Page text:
June 2020 Part 1 — This Month Through Your Adapted Lens

Started 2 months ago | Discussions thread
Travis Butler
Travis Butler Senior Member • Posts: 1,354
Re: Scale Through Motion?

Alan WF wrote:

When I'm on-site... there's a sense of volume in the way the land dips and rises around you, that's missing from my photos. The ground has a folded topology, if that makes any sense; like wrinkles in a sheet, or one of those desk art pieces that uses a sculpted surface to guide water from a starting point down into a basin. (The latter is pretty close to reality; from what I understand, the Flint Hills are composed of layered shale and limestone with embedded flint nodules, and heavily shaped by the differing erosion rates of the three materials.) It's that sense of depth - the way the ground flows and channels the air, water and vision along their paths - that sets the region apart from the flat plains you see elsewhere around the midwest.

I've thought about this over the last couple of days.

My first thought was that perhaps motion could help, as cinematographers manage to capture scale when they need to.

My second thought was ... Ken Burns. A stitched panorama typically has enough resolution to support pan-and-zoom even at 4k resolution.

So, in the interest of stimulating discussion, I'm going to offer a recent landscape panorama and a FHD pan-and-zoom created in iMovie. I'm most certainly not a cinematography, but I do get much more of a sense of the folds in the foreground and a better appreciation of the mountains in the far distance. What do you think? Might something like this work for you?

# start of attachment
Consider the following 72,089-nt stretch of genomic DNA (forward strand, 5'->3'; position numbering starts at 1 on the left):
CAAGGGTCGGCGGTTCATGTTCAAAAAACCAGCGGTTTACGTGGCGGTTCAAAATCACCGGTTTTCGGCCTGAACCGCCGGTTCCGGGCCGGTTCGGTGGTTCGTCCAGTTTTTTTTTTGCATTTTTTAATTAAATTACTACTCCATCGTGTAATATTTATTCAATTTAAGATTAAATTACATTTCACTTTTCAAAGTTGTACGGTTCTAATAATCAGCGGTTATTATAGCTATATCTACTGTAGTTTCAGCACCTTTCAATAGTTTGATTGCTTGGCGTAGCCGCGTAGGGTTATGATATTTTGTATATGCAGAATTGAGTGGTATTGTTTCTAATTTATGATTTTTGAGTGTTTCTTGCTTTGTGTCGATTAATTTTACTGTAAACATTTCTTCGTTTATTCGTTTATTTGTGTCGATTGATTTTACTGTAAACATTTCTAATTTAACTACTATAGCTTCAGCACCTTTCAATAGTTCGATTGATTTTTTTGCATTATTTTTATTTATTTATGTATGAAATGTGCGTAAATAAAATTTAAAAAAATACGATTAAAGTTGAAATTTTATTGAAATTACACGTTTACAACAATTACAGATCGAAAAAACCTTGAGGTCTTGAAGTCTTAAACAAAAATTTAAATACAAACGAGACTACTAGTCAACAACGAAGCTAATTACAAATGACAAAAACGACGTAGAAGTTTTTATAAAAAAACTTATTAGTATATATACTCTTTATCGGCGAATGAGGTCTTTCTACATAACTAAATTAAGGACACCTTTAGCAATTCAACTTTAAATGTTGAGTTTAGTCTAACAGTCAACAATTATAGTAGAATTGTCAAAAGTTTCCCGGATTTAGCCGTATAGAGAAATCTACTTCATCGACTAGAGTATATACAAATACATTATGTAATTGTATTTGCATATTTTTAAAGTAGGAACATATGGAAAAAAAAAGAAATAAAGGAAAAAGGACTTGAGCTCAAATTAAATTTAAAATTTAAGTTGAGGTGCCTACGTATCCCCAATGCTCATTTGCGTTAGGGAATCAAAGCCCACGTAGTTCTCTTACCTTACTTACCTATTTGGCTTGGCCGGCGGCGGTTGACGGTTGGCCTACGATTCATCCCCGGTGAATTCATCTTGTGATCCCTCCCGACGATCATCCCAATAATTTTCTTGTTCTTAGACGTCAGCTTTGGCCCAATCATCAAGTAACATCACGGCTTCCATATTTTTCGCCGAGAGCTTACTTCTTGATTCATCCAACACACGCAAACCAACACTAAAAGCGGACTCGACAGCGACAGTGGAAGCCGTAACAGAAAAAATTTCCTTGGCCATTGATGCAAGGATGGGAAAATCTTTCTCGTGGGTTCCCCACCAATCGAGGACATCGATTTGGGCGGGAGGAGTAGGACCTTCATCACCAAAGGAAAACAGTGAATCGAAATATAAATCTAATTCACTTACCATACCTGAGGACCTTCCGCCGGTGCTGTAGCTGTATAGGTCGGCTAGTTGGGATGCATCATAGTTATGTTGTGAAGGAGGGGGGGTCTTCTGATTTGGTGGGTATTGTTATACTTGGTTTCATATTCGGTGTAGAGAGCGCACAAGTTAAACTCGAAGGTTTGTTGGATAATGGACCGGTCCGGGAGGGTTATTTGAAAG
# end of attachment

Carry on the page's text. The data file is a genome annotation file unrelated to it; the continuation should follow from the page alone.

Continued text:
It's certainly an interesting take! And I much appreciate you taking the time for doing the panorama and the Ken Burns. I'd also been thinking about motion, though in a different respect.

The Ken Burns pan/zoom definitely addresses one scale difference between a photo and being there - how you can focus on objects near and far and bring each one into prominence by doing so. It wasn't what I'd originally been thinking of, though.

The motion that catches my eye in person is how shifting position will reveal dimensions to the landscape - especially something that appears flat at first glance, but reveals dips and hidden mini-valleys as you change viewing angle and as the light shifts. I'm not sure how you could really reproduce that - you remember those old textured plastic cards, where as you rotate the card, either the image shifts, or a totally different image is revealed? That might do it.

-- hide signature --

Flickr at https://www.flickr.com/photos/the_prof67/ Warning: Heavy Learning in progress.

 Travis Butler's gear list:Travis Butler's gear list
Fujifilm X20 Nikon Coolpix A Pentax Q Pentax K-50 Panasonic Lumix DMC-GM5 +18 more
Post (hide subjects) Posted by
Keyboard shortcuts:
FForum PPrevious NNext WNext unread UUpvote SSubscribe RReply QQuote BBookmark MMy threads
Color scheme? Blue / Yellow